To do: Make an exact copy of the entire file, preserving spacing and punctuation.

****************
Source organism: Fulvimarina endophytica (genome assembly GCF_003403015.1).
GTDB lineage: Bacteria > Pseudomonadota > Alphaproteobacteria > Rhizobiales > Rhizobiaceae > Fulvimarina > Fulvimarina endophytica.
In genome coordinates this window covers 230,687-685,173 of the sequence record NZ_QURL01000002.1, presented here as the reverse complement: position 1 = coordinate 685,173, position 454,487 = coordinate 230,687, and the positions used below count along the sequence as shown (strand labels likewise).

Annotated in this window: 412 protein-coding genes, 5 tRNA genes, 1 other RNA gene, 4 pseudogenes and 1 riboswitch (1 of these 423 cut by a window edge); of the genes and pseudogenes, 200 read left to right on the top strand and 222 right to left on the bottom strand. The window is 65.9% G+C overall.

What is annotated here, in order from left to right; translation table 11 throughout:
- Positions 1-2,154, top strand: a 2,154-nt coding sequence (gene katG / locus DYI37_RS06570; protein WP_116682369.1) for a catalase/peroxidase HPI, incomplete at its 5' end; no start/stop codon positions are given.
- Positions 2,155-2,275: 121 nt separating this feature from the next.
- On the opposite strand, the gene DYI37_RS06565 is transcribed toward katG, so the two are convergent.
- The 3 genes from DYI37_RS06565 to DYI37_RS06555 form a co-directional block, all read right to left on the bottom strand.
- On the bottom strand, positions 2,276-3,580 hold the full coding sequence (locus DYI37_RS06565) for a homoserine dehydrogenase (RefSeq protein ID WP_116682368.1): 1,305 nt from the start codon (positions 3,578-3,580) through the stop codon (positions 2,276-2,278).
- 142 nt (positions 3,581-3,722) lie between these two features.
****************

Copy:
Source organism: Fulvimarina endophytica (genome assembly GCF_003403015.1).
GTDB lineage: Bacteria > Pseudomonadota > Alphaproteobacteria > Rhizobiales > Rhizobiaceae > Fulvimarina > Fulvimarina endophytica.
In genome coordinates this window covers 230,687-685,173 of the sequence record NZ_QURL01000002.1, presented here as the reverse complement: position 1 = coordinate 685,173, position 454,487 = coordinate 230,687, and the positions used below count along the sequence as shown (strand labels likewise).

Annotated in this window: 412 protein-coding genes, 5 tRNA genes, 1 other RNA gene, 4 pseudogenes and 1 riboswitch (1 of these 423 cut by a window edge); of the genes and pseudogenes, 200 read left to right on the top strand and 222 right to left on the bottom strand. The window is 65.9% G+C overall.

What is annotated here, in order from left to right; translation table 11 throughout:
- Positions 1-2,154, top strand: a 2,154-nt coding sequence (gene katG / locus DYI37_RS06570; protein WP_116682369.1) for a catalase/peroxidase HPI, incomplete at its 5' end; no start/stop codon positions are given.
- Positions 2,155-2,275: 121 nt separating this feature from the next.
- On the opposite strand, the gene DYI37_RS06565 is transcribed toward katG, so the two are convergent.
- The 3 genes from DYI37_RS06565 to DYI37_RS06555 form a co-directional block, all read right to left on the bottom strand.
- On the bottom strand, positions 2,276-3,580 hold the full coding sequence (locus DYI37_RS06565) for a homoserine dehydrogenase (RefSeq protein ID WP_116682368.1): 1,305 nt from the start codon (positions 3,578-3,580) through the stop codon (positions 2,276-2,278).
- 142 nt (positions 3,581-3,722) lie between these two features.